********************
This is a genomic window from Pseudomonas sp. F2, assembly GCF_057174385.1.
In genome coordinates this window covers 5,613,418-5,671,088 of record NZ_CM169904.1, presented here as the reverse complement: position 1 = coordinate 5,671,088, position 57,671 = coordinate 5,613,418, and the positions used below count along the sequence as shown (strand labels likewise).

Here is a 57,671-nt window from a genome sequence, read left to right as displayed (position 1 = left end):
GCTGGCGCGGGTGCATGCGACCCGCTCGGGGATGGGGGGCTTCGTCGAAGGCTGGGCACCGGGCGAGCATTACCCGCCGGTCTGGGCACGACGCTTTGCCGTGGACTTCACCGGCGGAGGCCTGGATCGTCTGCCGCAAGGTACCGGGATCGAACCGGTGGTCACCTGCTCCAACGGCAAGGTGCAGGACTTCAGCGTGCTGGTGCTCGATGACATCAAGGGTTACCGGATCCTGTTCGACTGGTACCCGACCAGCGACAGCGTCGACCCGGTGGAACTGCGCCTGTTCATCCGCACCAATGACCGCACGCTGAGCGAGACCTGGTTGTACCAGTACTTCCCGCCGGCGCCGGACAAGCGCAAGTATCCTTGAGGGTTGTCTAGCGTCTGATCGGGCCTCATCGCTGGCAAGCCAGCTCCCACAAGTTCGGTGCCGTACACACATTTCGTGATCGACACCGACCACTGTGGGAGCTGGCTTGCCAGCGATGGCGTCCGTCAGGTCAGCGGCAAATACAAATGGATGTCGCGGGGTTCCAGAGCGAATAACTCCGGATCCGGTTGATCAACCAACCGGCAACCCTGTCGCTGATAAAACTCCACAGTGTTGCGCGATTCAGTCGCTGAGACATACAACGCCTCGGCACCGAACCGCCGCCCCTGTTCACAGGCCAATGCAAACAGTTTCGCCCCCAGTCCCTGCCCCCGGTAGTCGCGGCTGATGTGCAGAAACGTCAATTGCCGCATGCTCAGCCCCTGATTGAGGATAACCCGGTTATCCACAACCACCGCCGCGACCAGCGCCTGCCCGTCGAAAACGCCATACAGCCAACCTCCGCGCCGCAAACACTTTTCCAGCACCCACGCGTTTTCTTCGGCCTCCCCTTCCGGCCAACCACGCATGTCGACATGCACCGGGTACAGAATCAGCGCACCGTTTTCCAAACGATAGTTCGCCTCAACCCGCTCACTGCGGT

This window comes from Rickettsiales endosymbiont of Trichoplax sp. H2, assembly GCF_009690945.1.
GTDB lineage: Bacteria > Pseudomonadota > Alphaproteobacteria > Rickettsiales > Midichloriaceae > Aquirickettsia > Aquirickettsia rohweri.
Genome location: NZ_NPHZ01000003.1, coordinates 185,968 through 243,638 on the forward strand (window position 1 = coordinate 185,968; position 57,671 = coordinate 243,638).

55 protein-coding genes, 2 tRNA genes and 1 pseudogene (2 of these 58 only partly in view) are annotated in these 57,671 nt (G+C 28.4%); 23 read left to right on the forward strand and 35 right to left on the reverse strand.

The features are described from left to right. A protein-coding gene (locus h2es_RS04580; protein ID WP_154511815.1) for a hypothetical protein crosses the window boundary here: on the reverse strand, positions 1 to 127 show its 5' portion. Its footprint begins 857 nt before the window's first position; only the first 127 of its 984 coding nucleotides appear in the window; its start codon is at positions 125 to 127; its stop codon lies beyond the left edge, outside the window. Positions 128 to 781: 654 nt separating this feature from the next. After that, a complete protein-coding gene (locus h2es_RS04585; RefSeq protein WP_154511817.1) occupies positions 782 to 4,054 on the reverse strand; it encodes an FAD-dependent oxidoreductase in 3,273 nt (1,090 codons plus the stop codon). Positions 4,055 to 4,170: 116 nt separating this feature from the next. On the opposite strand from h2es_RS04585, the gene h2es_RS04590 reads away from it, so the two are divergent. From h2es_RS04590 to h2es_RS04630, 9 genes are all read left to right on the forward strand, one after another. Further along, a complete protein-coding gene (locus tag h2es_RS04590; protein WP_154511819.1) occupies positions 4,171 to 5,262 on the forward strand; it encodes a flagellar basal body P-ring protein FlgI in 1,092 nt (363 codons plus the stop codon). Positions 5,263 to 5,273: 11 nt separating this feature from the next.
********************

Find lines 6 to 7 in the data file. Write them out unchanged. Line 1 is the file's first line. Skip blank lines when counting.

GTDB lineage: Bacteria > Pseudomonadota > Alphaproteobacteria > Rickettsiales > Midichloriaceae > Aquirickettsia > Aquirickettsia rohweri.
Genome location: NZ_NPHZ01000003.1, coordinates 185,968 through 243,638 on the forward strand (window position 1 = coordinate 185,968; position 57,671 = coordinate 243,638).